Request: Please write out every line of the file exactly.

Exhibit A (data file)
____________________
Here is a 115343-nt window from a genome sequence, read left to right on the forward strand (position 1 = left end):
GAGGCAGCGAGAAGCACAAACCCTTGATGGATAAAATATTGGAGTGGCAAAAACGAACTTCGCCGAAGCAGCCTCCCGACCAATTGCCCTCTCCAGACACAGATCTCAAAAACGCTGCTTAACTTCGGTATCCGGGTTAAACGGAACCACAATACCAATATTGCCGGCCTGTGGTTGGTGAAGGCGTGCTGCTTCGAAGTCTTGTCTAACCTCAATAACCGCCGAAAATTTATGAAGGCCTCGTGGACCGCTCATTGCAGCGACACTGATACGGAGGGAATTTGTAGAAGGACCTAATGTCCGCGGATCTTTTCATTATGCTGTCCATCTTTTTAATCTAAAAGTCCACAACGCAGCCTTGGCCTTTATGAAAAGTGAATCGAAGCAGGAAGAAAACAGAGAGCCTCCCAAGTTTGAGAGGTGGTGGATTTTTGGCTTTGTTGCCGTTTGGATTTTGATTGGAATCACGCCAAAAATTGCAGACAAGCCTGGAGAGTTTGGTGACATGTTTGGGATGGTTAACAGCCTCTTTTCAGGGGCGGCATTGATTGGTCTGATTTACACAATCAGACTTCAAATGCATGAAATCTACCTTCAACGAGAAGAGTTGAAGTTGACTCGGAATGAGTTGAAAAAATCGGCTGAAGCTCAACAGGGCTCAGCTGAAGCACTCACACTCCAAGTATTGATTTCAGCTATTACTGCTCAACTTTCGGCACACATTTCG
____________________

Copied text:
Here is a 115343-nt window from a genome sequence, read left to right on the forward strand (position 1 = left end):
GAGGCAGCGAGAAGCACAAACCCTTGATGGATAAAATATTGGAGTGGCAAAAACGAACTTCGCCGAAGCAGCCTCCCGACCAATTGCCCTCTCCAGACACAGATCTCAAAAACGCTGCTTAACTTCGGTATCCGGGTTAAACGGAACCACAATACCAATATTGCCGGCCTGTGGTTGGTGAAGGCGTGCTGCTTCGAAGTCTTGTCTAACCTCAATAACCGCCGAAAATTTATGAAGGCCTCGTGGACCGCTCATTGCAGCGACACTGATACGGAGGGAATTTGTAGAAGGACCTAATGTCCGCGGATCTTTTCATTATGCTGTCCATCTTTTTAATCTAAAAGTCCACAACGCAGCCTTGGCCTTTATGAAAAGTGAATCGAAGCAGGAAGAAAACAGAGAGCCTCCCAAGTTTGAGAGGTGGTGGATTTTTGGCTTTGTTGCCGTTTGGATTTTGATTGGAATCACGCCAAAAATTGCAGACAAGCCTGGAGAGTTTGGTGACATGTTTGGGATGGTTAACAGCCTCTTTTCAGGGGCGGCATTGATTGGTCTGATTTACACAATCAGACTTCAAATGCATGAAATCTACCTTCAACGAGAAGAGTTGAAGTTGACTCGGAATGAGTTGAAAAAATCGGCTGAAGCTCAACAGGGCTCAGCTGAAGCACTCACACTCCAAGTATTGATTTCAGCTATTACTGCTCAACTTTCGGCACACATTTCG